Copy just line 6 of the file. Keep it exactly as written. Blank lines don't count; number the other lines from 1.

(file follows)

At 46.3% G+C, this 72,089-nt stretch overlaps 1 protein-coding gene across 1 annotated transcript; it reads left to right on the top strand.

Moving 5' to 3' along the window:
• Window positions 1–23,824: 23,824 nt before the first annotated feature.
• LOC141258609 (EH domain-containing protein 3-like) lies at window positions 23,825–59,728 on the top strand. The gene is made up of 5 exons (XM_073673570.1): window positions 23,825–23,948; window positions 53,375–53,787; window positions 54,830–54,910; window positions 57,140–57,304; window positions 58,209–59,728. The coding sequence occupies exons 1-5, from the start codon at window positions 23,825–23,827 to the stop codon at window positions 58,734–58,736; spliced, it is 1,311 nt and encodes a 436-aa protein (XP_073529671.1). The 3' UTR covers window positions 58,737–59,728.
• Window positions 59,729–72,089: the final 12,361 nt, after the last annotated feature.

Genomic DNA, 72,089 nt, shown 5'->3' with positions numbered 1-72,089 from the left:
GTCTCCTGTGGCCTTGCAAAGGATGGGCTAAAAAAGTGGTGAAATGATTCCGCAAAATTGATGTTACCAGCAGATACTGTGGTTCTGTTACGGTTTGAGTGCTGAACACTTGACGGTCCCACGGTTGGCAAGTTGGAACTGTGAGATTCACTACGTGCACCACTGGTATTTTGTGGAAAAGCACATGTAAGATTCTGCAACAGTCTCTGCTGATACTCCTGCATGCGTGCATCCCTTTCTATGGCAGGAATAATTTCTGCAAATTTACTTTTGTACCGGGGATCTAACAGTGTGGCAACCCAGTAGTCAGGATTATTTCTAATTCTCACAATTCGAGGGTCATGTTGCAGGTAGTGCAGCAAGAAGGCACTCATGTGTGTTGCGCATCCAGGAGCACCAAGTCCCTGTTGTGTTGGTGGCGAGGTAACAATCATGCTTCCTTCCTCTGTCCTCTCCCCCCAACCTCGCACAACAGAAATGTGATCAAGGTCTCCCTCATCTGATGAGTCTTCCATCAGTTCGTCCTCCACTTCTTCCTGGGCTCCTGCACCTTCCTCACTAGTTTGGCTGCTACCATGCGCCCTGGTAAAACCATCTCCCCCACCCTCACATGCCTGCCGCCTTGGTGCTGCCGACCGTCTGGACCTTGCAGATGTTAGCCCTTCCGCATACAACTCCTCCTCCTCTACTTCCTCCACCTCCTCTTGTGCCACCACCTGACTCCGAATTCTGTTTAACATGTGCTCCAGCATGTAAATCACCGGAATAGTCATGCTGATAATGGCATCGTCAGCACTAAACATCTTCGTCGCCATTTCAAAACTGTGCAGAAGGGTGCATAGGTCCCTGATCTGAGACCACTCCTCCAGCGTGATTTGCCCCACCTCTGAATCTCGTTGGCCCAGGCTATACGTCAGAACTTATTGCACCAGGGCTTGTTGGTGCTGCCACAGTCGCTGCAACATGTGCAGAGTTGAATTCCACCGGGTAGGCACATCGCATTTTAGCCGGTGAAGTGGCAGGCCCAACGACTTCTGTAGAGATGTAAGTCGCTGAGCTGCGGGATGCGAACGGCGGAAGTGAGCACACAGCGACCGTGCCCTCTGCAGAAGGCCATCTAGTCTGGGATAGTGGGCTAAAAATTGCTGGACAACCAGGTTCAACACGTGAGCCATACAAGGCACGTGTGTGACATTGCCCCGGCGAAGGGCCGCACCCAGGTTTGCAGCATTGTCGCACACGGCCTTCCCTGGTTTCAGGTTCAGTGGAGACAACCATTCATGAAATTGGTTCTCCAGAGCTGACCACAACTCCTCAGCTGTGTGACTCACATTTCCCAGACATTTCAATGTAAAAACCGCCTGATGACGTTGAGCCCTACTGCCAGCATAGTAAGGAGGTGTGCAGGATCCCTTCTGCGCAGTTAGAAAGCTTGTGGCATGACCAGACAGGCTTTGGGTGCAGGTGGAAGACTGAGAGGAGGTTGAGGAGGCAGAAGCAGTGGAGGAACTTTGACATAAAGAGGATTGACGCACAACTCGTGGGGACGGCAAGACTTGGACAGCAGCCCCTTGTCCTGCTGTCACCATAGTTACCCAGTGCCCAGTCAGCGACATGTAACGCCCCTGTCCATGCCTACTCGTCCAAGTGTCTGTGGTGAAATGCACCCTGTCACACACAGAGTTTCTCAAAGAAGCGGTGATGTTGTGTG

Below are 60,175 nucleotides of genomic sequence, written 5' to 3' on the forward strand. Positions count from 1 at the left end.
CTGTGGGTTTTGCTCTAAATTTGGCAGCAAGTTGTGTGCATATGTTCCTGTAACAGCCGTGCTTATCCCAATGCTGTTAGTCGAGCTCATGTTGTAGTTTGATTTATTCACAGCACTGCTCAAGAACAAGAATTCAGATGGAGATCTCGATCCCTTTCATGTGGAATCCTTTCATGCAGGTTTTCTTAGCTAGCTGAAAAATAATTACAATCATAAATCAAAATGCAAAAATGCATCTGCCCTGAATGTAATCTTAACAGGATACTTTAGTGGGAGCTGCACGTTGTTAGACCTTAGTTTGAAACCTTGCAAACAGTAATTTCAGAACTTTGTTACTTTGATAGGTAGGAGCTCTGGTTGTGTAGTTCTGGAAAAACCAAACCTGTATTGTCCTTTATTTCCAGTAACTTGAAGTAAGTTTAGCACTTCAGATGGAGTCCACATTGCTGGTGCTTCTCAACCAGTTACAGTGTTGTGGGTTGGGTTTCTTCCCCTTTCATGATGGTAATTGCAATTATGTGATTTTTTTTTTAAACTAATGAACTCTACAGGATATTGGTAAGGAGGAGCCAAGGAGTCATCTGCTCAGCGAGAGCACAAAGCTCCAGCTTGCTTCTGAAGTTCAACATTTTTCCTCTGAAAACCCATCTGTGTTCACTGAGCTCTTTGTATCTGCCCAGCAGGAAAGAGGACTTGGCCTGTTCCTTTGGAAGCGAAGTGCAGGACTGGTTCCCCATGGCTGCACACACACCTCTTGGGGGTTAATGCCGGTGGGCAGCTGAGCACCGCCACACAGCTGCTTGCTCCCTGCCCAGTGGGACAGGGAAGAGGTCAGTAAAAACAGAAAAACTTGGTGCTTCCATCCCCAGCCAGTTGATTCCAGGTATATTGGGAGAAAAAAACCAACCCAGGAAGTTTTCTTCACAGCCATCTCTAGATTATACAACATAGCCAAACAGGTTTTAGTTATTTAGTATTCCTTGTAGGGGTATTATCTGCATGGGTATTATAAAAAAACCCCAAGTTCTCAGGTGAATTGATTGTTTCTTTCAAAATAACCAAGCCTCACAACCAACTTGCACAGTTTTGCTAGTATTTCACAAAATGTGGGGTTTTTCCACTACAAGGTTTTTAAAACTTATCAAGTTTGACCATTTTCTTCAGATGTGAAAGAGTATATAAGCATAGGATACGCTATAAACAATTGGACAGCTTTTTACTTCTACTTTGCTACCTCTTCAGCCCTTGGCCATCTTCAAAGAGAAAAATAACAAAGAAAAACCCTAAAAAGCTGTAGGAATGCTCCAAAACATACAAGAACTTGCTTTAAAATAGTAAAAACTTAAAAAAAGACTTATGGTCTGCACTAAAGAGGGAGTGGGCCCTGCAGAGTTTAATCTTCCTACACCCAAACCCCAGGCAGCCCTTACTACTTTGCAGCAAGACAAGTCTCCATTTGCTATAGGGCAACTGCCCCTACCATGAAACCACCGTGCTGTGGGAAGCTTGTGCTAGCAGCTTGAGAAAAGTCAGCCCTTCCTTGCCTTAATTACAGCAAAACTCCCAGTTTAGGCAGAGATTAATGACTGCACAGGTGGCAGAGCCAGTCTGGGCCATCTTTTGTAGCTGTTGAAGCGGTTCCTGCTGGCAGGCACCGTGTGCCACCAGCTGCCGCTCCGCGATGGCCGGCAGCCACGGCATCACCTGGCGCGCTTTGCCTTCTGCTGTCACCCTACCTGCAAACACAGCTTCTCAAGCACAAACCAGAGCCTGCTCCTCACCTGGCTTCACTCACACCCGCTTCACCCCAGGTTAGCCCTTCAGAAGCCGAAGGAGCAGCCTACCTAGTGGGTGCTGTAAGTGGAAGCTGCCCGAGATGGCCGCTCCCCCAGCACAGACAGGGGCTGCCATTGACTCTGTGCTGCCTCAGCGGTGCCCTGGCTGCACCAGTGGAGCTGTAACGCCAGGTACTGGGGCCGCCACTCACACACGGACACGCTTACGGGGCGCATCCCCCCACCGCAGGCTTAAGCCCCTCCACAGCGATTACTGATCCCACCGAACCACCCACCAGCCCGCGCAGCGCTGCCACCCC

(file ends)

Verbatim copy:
Genomic DNA, 72,089 nt, shown 5'->3' with positions numbered 1-72,089 from the left: